Willett's fellow nutritionists question many of his prescriptions. Some worry that he's making the same mistake with vegetable oil that the USDA made with carbs. "His idea of having the pyramid float on olive oil is delicious," says Nestle, "but that stuff contains 130 calories per tablespoon. Four tablespoons and you've had a quarter of your calories for the day." Others complain that he treats all plant oils as equals, even though most of us get plenty of corn oil (a source of omega-6 fatty acids) and too little flax and canola oil (which provide omega-3s). Still others fault him for treating rice and potatoes as the equivalent of sugary snacks. "You can't condemn white rice when more than a billion people live on it and maintain superior health," says Dr. John McDougall, author of several books on nutrition. "Sure, brown rice would be better, but 'use sparingly' is ridiculous."
The Healthy Eating Pyramid may still need refinement, but as a guide to good health it clearly trumps the USDA pyramid. In three recent studies, Willett and his colleague Marjorie McCullough have scored thousands of long-term participants in the nurses' and health professionals' studies on how closely their diets adhere to the USDA or Harvard guidelines. They've studied both men and women, and analyzed both heart disease and general ill health. The women adhering most closely to the USDA guidelines suffer just 14 percent less heart disease than those who flout them. But those scoring highest on Willett's scale suffer 28 percent less than those scoring the lowest. In every sample analyzed, the same pattern has held.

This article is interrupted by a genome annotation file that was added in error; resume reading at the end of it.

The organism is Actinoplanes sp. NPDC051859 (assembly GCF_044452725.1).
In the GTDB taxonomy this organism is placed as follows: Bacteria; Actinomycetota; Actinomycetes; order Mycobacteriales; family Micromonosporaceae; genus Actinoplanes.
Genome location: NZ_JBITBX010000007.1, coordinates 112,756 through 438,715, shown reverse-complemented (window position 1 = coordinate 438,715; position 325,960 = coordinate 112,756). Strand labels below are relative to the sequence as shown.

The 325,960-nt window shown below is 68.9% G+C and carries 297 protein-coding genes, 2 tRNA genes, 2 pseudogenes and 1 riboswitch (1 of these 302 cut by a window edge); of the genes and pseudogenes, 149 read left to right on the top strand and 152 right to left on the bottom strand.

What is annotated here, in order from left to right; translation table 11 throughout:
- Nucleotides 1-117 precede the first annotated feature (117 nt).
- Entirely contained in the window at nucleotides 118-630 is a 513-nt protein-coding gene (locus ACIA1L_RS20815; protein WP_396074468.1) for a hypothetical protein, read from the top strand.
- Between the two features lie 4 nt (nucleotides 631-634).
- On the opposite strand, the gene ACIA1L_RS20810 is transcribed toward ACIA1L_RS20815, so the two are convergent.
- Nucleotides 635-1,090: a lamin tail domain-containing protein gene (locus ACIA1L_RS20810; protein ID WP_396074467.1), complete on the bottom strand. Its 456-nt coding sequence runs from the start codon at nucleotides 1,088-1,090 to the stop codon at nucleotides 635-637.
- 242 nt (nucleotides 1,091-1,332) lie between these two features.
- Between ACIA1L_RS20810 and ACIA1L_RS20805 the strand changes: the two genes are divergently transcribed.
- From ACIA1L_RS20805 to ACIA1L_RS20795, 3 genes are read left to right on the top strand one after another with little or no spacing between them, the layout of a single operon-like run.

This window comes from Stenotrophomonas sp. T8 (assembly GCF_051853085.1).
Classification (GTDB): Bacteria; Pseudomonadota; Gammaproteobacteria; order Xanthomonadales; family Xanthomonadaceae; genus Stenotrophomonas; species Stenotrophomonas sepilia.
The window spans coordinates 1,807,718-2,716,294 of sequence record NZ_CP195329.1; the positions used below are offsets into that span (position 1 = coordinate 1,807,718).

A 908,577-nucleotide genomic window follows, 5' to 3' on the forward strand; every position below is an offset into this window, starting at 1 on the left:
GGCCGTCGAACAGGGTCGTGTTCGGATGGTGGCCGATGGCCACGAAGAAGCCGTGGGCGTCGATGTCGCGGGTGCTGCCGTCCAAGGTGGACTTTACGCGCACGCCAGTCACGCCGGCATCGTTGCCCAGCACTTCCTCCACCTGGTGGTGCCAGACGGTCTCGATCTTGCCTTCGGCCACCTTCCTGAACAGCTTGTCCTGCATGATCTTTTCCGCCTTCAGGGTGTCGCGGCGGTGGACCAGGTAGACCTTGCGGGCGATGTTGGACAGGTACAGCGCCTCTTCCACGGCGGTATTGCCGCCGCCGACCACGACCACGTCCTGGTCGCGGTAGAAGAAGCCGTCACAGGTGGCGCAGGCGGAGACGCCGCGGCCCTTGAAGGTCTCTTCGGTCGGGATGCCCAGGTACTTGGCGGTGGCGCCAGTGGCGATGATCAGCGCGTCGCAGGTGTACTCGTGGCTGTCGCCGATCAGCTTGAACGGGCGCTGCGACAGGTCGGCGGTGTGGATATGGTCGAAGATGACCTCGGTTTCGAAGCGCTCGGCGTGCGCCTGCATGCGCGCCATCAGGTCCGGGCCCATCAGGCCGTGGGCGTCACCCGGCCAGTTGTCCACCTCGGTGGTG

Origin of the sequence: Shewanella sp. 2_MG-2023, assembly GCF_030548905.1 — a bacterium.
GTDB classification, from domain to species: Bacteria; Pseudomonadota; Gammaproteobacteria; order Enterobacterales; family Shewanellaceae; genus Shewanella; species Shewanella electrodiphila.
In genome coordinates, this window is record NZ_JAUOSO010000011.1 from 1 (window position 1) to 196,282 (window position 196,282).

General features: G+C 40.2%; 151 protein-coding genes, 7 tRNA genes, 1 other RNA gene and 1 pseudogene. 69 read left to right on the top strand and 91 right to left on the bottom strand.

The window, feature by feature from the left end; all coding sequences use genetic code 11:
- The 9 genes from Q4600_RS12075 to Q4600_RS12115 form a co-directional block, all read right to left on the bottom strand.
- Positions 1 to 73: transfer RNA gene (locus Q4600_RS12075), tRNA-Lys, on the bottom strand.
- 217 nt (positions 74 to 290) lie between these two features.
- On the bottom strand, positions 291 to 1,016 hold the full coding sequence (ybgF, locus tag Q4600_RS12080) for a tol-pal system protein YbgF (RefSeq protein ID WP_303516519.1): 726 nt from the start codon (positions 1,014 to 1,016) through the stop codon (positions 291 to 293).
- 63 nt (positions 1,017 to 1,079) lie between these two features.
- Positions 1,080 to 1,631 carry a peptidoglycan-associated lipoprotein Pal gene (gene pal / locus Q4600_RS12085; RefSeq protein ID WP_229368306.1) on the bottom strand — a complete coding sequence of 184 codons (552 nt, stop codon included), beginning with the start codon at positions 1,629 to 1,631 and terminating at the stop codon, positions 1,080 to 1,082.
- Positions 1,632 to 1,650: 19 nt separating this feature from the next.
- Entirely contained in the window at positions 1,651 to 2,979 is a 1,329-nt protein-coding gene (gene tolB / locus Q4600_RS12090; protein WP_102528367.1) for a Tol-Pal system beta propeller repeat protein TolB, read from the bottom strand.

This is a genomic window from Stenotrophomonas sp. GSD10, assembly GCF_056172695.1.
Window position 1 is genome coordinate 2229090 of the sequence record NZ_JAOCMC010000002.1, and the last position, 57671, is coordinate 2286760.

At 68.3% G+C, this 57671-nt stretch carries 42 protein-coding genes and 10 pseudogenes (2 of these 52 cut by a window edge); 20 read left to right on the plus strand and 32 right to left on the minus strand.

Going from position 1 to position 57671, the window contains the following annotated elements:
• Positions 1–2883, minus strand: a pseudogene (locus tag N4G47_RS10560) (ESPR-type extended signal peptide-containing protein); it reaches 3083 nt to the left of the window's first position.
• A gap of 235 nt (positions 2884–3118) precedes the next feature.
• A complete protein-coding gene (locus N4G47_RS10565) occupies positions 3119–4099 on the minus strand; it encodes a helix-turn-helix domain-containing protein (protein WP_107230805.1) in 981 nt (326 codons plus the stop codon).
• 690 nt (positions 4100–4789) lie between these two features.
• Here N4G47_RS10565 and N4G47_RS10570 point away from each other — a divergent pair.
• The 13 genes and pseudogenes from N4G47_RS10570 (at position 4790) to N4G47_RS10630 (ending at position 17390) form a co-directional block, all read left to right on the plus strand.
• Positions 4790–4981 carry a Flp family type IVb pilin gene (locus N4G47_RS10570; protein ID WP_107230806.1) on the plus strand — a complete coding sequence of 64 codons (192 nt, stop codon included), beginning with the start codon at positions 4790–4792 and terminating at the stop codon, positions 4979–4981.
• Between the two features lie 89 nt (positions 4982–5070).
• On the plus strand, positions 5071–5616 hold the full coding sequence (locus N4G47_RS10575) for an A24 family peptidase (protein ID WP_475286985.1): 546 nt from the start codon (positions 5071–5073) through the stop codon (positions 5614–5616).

It will take more than a pyramid to improve America's diet. It will take motivation, awareness and a realization that eating well is more fun than eating badly. But it won't require a breakthrough in understanding. Science has shown us what works. Here's to making it happen.
Graphic: (illustration/photos/text) Redesigning the Food Pyramid: The food guide pyramid: The government's 1992 effort to wean us from fat conveyed a sense that all carbs are harmless.
CORRECTION: Our Jan. 20 graphic "Redesigning the Food Pyramid" indicated that the daily average American diet includes 4.9 servings from the meat, fish, poultry, eggs, nuts and dry beans group. In fact, it is about two servings. NEWSWEEK regrets the error.